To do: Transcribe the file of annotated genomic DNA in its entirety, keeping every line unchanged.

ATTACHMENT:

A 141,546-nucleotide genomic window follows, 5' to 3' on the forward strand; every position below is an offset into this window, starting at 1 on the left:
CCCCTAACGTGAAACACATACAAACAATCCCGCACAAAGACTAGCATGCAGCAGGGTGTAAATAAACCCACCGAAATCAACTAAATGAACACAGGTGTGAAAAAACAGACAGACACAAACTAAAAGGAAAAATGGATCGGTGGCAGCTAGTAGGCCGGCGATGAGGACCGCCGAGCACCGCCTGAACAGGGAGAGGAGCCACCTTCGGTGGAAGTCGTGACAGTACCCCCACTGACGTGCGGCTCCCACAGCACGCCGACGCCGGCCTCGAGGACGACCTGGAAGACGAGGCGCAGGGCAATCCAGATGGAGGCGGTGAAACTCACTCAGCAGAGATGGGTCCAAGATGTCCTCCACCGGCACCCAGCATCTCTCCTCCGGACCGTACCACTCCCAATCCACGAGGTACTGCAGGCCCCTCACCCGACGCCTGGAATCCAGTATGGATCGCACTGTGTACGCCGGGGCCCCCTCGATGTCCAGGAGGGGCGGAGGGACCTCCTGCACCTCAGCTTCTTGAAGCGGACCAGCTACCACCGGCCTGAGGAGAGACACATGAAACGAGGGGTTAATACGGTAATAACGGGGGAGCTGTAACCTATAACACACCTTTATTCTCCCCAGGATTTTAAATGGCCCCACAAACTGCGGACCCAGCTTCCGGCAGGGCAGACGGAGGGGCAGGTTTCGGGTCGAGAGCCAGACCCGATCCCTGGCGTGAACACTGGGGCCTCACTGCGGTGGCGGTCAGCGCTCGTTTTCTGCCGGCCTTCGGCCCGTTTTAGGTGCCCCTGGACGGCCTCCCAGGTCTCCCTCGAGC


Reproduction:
A 141,546-nucleotide genomic window follows, 5' to 3' on the forward strand; every position below is an offset into this window, starting at 1 on the left:
CCCCTAACGTGAAACACATACAAACAATCCCGCACAAAGACTAGCATGCAGCAGGGTGTAAATAAACCCACCGAAATCAACTAAATGAACACAGGTGTGAAAAAACAGACAGACACAAACTAAAAGGAAAAATGGATCGGTGGCAGCTAGTAGGCCGGCGATGAGGACCGCCGAGCACCGCCTGAACAGGGAGAGGAGCCACCTTCGGTGGAAGTCGTGACAGTACCCCCACTGACGTGCGGCTCCCACAGCACGCCGACGCCGGCCTCGAGGACGACCTGGAAGACGAGGCGCAGGGCAATCCAGATGGAGGCGGTGAAACTCACTCAGCAGAGATGGGTCCAAGATGTCCTCCACCGGCACCCAGCATCTCTCCTCCGGACCGTACCACTCCCAATCCACGAGGTACTGCAGGCCCCTCACCCGACGCCTGGAATCCAGTATGGATCGCACTGTGTACGCCGGGGCCCCCTCGATGTCCAGGAGGGGCGGAGGGACCTCCTGCACCTCAGCTTCTTGAAGCGGACCAGCTACCACCGGCCTGAGGAGAGACACATGAAACGAGGGGTTAATACGGTAATAACGGGGGAGCTGTAACCTATAACACACCTTTATTCTCCCCAGGATTTTAAATGGCCCCACAAACTGCGGACCCAGCTTCCGGCAGGGCAGACGGAGGGGCAGGTTTCGGGTCGAGAGCCAGACCCGATCCCTGGCGTGAACACTGGGGCCTCACTGCGGTGGCGGTCAGCGCTCGTTTTCTGCCGGCCTTCGGCCCGTTTTAGGTGCCCCTGGACGGCCTCCCAGGTCTCCCTCGAGC